Discussion in 'Ancient Coins' started by Spargrodan, Jan 20, 2021.
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If ancient coins prices from the early 1980s don't seem very low now, even without adjusting them for inflation, then there must have been a huge jump in the previous decade. Because (again in nominal dollars, without adjusting for inflation), it seems to me that most of the prices in this Nov-Dec 1971 retail catalog I still have from Manfra, Tordella & Brooks (a NYC dealer back then) have gone up 5x to 20x since then. See below.
At the time I got this catalog, I was still in high school. I didn't collect ancient coins back then, and picked it up for the British coins. If only! Even on my modest weekly allowance, the coins I could have bought!
The reason behind this trend/ more of us have the $$$$ to spend on hobbies. Back in 1900, only industrialists/ nobility/ movie stars had that ability. In 2020, ordinary Johns like me can collect rare coins. I am sure back in 1900, most factory workers would have collected, if they had the spare cash after paying the bills. We are lucky today to have that chance. Others think that when the "Baby Boomers" sell off in next 30 years, that the tech saavy folks will not do much else but look at their boring smartphones. Soon they too will start collecting.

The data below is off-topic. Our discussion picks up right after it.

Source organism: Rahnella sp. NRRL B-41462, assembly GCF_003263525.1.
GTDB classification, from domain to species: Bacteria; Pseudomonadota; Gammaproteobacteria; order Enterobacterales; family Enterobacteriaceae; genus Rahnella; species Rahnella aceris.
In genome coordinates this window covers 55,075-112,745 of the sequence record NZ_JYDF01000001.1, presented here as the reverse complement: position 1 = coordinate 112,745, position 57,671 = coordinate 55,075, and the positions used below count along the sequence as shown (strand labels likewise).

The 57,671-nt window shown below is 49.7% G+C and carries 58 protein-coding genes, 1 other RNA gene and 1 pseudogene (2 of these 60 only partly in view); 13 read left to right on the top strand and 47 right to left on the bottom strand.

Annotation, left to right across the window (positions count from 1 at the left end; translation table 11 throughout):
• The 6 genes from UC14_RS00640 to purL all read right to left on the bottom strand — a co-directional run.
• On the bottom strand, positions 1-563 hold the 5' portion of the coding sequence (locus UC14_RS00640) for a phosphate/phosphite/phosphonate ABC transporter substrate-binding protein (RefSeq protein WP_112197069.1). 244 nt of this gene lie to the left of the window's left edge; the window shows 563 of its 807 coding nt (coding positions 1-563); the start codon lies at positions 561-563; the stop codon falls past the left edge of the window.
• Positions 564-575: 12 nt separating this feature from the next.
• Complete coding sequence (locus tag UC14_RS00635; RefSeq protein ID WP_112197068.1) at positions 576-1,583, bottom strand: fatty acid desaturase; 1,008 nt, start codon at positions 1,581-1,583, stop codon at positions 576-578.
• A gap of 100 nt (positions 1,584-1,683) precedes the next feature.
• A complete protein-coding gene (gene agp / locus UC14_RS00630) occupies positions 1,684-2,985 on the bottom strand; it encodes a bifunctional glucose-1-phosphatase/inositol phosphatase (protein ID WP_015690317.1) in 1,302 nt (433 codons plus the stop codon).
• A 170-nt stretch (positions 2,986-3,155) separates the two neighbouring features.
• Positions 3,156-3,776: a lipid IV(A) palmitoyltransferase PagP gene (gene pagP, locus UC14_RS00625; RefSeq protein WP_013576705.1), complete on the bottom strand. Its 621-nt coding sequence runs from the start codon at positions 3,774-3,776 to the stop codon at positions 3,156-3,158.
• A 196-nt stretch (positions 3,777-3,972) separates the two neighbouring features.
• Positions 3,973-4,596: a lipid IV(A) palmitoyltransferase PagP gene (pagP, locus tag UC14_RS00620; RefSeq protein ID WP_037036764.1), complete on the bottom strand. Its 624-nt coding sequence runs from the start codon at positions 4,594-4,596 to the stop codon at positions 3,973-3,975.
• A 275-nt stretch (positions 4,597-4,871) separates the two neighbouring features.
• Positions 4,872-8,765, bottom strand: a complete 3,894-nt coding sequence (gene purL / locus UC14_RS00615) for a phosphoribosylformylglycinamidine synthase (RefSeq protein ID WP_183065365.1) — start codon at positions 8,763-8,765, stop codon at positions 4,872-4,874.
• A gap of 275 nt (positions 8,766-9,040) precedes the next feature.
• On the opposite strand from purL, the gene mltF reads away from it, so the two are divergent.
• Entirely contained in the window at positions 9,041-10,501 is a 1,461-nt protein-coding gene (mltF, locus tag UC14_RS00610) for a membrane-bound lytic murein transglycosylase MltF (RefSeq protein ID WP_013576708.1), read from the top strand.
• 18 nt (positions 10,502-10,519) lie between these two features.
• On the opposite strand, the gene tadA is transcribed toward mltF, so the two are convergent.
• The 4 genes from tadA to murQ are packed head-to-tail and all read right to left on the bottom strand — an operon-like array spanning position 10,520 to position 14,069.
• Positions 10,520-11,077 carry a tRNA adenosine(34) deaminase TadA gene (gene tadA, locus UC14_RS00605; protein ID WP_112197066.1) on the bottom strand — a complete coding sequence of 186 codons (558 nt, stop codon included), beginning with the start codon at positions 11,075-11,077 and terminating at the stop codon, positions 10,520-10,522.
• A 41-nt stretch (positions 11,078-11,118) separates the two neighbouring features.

Having said that, I wish the opposite where true and that prices would drop back to 1980 levels, I still want to win lots of new and exciting coins in next 20 years or more. Would be nice to get MS Ptolemaic Oktodrachms for 5K
Can I ask you?
Those two byzantine coins are VERY common and cost about 20-40 Dollars today:
Did they still cost the same for about 20 or 30 years back then?
I doubt the top one is a 20-40 coin today, spectacular condition. Both, while common types, are very nice condition, which has been going up. Generically though, I think average condition Byzantine bronzes haven't really moved in 30 years.
Now you are here: A solidus of Heraclius costs about 300-400 dollars today. Can U tell me how worth it was for 20 or 30 years back then? Has it moved?
A solidus of Heraclius used to run $150 30 years ago. However, gold was $400-500 an ounce then versus $1800 today, so that would have an effect.
LOL, I like this.
Coin collecting, and Ancient Coin collecting is a Luxury Good.
It reminds me many years ago during my MicroEconomics course that I had a great professor who stated:
'What the heck is "Utility"? Let's be tangible... you don't always buy luxury goods for "Utility" - you buy them for the JOY! So, for the money you have, how many JOYS can you get?!?! '
It stuck with me throughout my Bidness career!
Is there some place one could see pricing for ancients in the 1500s/1600s? Like a book or something that collects the info?
Spot on. There's always a cost to sell and if you choose the wrong auction house, make that 50%
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